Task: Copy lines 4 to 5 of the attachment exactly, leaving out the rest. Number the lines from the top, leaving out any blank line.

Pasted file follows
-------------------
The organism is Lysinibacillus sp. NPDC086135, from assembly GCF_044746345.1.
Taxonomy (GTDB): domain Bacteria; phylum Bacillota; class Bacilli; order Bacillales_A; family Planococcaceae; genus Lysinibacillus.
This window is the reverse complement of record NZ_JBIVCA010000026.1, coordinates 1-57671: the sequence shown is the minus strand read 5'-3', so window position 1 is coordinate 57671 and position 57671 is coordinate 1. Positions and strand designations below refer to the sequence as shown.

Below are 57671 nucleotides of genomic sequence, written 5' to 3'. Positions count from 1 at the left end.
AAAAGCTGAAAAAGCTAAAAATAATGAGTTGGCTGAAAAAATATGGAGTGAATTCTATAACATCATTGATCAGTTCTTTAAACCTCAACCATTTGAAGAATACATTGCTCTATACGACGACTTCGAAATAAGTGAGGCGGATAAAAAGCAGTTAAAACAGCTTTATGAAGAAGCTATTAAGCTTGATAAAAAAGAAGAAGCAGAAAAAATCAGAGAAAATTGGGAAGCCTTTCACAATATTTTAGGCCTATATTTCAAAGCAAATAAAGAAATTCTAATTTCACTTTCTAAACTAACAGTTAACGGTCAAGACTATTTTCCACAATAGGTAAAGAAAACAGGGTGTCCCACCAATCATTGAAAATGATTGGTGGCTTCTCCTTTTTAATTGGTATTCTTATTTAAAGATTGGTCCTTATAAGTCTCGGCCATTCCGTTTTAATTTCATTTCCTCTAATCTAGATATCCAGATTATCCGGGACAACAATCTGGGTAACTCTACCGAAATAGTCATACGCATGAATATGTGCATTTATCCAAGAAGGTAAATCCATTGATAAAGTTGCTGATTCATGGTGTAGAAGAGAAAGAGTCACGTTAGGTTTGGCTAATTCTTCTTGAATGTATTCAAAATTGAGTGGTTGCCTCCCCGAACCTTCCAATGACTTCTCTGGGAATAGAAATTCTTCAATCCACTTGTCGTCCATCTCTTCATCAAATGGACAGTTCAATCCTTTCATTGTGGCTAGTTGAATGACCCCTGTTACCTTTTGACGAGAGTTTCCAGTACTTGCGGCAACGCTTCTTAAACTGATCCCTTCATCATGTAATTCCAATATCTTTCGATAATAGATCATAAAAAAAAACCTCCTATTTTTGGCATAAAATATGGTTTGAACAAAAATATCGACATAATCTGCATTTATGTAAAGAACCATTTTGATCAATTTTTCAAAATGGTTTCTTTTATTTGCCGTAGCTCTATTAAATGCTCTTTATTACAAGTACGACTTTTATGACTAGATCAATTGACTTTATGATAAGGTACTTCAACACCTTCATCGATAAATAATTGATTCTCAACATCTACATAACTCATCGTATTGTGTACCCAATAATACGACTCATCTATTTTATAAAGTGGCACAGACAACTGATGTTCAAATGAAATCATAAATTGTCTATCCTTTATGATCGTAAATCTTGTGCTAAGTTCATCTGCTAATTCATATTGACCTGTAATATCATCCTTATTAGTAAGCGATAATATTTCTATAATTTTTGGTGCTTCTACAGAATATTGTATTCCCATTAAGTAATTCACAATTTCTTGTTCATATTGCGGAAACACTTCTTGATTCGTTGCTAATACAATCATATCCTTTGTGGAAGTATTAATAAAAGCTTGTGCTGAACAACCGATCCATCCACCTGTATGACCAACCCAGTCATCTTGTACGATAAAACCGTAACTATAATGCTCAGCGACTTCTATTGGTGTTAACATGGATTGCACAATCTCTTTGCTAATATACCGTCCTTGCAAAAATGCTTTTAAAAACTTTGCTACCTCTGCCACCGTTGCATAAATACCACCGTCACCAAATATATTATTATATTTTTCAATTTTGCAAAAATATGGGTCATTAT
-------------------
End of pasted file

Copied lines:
Below are 57671 nucleotides of genomic sequence, written 5' to 3'. Positions count from 1 at the left end.
AAAAGCTGAAAAAGCTAAAAATAATGAGTTGGCTGAAAAAATATGGAGTGAATTCTATAACATCATTGATCAGTTCTTTAAACCTCAACCATTTGAAGAATACATTGCTCTATACGACGACTTCGAAATAAGTGAGGCGGATAAAAAGCAGTTAAAACAGCTTTATGAAGAAGCTATTAAGCTTGATAAAAAAGAAGAAGCAGAAAAAATCAGAGAAAATTGGGAAGCCTTTCACAATATTTTAGGCCTATATTTCAAAGCAAATAAAGAAATTCTAATTTCACTTTCTAAACTAACAGTTAACGGTCAAGACTATTTTCCACAATAGGTAAAGAAAACAGGGTGTCCCACCAATCATTGAAAATGATTGGTGGCTTCTCCTTTTTAATTGGTATTCTTATTTAAAGATTGGTCCTTATAAGTCTCGGCCATTCCGTTTTAATTTCATTTCCTCTAATCTAGATATCCAGATTATCCGGGACAACAATCTGGGTAACTCTACCGAAATAGTCATACGCATGAATATGTGCATTTATCCAAGAAGGTAAATCCATTGATAAAGTTGCTGATTCATGGTGTAGAAGAGAAAGAGTCACGTTAGGTTTGGCTAATTCTTCTTGAATGTATTCAAAATTGAGTGGTTGCCTCCCCGAACCTTCCAATGACTTCTCTGGGAATAGAAATTCTTCAATCCACTTGTCGTCCATCTCTTCATCAAATGGACAGTTCAATCCTTTCATTGTGGCTAGTTGAATGACCCCTGTTACCTTTTGACGAGAGTTTCCAGTACTTGCGGCAACGCTTCTTAAACTGATCCCTTCATCATGTAATTCCAATATCTTTCGATAATAGATCATAAAAAAAAACCTCCTATTTTTGGCATAAAATATGGTTTGAACAAAAATATCGACATAATCTGCATTTATGTAAAGAACCATTTTGATCAATTTTTCAAAATGGTTTCTTTTATTTGCCGTAGCTCTATTAAATGCTCTTTATTACAAGTACGACTTTTATGACTAGATCAATTGACTTTATGATAAGGTACTTCAACACCTTCATCGATAAATAATTGATTCTCAACATCTACATAACTCATCGTATTGTGTACCCAATAATACGACTCATCTATTTTATAAAGTGGCACAGACAACTGATGTTCAAATGAAATCATAAATTGTCTATCCTTTATGATCGTAAATCTTGTGCTAAGTTCATCTGCTAATTCATATTGACCTGTAATATCATCCTTATTAGTAAGCGATAATATTTCTATAATTTTTGGTGCTTCTACAGAATATTGTATTCCCATTAAGTAATTCACAATTTCTTGTTCATATTGCGGAAACACTTCTTGATTCGTTGCTAATACAATCATATCCTTTGTGGAAGTATTAATAAAAGCTTGTGCTGAACAACCGATCCATCCACCTGTATGACCAACCCAGTCATCTTGTACGATAAAACCGTAACTATAATGCTCAGCGACTTCTATTGGTGTTAACATGGATTGCACAATCTCTTTGCTAATATACCGTCCTTGCAAAAATGCTTTTAAAAACTTTGCTACCTCTGCCACCGTTGCATAAATACCACCGTCACCAAATATATTATTATATTTTTCAATTTTGCAAAAATATGGGTCATTAT